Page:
Abraham Lincoln said it best—a house divided against itself cannot stand. The Democrats proved that this past week with poor election results and a legislative logjam which was caused by warring wings of their party.
But Republicans need to understand that efforts to divide their own house could have equally devastating results.
As we watch the Democrat Party’s infighting create difficulties passing even bipartisan legislation with public support, there are actually Republican establishment elites who are trying to create the same type of environment in their party.
These Republicans simply cannot see past their personal angst for Donald Trump and their desire to return things to “normal.”
What is their definition of normal?
They like the days when higher educated, white collar voters were the core of the GOP, while blue collar working families and poor made up the Democrat base.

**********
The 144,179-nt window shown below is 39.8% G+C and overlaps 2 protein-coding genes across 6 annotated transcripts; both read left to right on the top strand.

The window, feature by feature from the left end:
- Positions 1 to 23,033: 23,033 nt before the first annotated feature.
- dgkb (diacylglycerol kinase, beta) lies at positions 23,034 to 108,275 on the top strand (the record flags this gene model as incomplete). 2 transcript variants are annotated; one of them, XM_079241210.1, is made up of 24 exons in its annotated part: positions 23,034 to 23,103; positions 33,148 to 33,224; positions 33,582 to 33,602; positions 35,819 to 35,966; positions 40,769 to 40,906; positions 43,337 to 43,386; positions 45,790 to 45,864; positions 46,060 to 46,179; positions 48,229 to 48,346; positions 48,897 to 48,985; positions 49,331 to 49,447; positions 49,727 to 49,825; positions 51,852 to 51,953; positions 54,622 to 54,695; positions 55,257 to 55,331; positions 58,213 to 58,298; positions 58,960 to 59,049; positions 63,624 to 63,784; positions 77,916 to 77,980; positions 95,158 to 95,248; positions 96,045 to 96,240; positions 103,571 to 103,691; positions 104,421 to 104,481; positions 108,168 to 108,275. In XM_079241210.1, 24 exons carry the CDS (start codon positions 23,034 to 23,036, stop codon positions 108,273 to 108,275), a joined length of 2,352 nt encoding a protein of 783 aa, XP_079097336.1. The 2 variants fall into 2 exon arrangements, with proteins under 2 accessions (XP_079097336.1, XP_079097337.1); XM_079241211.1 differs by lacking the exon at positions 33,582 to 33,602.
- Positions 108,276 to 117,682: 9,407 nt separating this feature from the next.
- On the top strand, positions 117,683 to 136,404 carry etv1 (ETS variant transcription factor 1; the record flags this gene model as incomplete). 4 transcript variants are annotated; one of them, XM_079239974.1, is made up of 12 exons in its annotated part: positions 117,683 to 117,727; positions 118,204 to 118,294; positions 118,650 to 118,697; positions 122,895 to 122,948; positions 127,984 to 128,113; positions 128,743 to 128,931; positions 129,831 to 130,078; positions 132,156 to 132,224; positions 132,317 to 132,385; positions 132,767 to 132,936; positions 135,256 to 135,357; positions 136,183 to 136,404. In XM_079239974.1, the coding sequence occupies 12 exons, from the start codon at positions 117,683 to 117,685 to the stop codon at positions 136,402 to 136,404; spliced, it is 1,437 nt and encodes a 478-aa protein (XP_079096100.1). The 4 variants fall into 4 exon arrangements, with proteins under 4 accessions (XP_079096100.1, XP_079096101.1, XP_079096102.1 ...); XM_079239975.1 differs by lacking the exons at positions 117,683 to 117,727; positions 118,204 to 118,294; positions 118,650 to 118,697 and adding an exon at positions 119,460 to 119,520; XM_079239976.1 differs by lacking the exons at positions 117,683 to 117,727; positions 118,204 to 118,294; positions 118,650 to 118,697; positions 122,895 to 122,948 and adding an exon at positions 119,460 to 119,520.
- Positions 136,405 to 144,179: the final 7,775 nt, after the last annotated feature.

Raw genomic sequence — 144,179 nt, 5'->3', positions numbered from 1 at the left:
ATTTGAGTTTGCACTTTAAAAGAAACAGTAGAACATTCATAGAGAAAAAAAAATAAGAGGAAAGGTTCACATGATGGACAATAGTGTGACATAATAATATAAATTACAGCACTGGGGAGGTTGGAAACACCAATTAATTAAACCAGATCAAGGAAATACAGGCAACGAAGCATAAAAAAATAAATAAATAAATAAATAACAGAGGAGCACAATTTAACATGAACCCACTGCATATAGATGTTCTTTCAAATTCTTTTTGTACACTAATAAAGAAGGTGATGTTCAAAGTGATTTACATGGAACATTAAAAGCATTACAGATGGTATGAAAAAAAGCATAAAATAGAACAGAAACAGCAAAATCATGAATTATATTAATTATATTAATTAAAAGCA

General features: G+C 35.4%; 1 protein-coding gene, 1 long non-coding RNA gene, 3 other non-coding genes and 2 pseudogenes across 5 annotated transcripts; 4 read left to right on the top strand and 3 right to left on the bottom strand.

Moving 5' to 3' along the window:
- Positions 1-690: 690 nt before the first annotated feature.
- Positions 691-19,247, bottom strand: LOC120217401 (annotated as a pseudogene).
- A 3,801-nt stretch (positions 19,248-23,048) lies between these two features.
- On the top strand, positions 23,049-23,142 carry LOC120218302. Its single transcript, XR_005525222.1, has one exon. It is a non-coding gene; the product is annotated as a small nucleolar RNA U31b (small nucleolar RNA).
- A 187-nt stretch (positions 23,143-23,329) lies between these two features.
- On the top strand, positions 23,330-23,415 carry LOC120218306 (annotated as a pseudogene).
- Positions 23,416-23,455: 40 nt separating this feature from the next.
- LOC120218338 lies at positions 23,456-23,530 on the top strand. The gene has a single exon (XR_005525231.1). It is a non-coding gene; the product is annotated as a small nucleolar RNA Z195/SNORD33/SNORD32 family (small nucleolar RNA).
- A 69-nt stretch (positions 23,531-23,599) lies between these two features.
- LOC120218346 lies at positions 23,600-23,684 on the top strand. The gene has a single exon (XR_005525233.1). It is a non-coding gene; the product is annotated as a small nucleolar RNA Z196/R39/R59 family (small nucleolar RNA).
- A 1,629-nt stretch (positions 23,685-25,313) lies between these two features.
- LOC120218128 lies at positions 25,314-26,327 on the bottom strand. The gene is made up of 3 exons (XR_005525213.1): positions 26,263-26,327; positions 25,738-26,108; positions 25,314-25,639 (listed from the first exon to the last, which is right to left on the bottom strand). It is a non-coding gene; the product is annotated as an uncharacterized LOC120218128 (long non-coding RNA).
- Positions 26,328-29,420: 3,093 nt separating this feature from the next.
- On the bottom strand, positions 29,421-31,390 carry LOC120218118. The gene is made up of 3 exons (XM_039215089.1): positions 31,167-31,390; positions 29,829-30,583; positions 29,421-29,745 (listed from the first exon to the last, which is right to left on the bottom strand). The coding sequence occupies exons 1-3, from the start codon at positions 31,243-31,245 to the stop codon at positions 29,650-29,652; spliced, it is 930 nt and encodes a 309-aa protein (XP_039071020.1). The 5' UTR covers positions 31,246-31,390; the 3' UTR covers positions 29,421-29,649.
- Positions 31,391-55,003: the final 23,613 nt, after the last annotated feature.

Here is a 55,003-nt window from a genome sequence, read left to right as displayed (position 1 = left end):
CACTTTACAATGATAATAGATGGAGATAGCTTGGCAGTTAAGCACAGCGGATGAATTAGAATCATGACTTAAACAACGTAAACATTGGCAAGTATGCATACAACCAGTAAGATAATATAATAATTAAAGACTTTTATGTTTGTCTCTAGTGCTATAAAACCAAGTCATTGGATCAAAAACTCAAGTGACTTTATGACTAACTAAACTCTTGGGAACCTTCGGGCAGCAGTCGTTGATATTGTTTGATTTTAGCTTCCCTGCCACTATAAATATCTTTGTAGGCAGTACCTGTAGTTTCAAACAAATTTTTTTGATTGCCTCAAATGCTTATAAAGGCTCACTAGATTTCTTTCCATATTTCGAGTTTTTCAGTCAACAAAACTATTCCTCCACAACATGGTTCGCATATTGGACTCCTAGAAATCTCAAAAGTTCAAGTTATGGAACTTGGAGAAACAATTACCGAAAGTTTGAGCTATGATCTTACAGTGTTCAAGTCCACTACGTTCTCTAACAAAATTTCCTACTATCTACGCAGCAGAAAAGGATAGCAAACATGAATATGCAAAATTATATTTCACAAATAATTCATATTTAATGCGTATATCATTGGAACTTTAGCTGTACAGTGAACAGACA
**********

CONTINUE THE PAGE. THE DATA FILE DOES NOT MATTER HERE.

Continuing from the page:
Donald Trump broke down the door to the country club and ironically these elites would like it replaced with a “big, beautiful wall.”
Within hours of Glenn Youngkin’s victory, these GOP elites were out in full force saying the new post-Trump victory playbook had been created.
They said Virginia proved that distance from Trump led to more Republican votes across the state minimizing the contribution of Trump-supporting, working class voters who were a critical part of a winning coalition.
If we’ve learned anything watching the infighting among the Democrats, it should be that both major parties only win when they accept the diversity of opinion and background within themselves by uniting behind a shared mission.
That is the true Youngkin playbook. He united those who support Trump, and some who oppose him, around a message they could share.
Without either side, Youngkin loses.
Republicans should not be fooled into believing these efforts to divide the Party into Trumpers and Never Trumpers.
Glenn Youngkin won Virginia’s race for governor by almost the exact two-point margin that both of our firms, Trafalgar Group and InsiderAdvantage, independently published just prior to Election Day.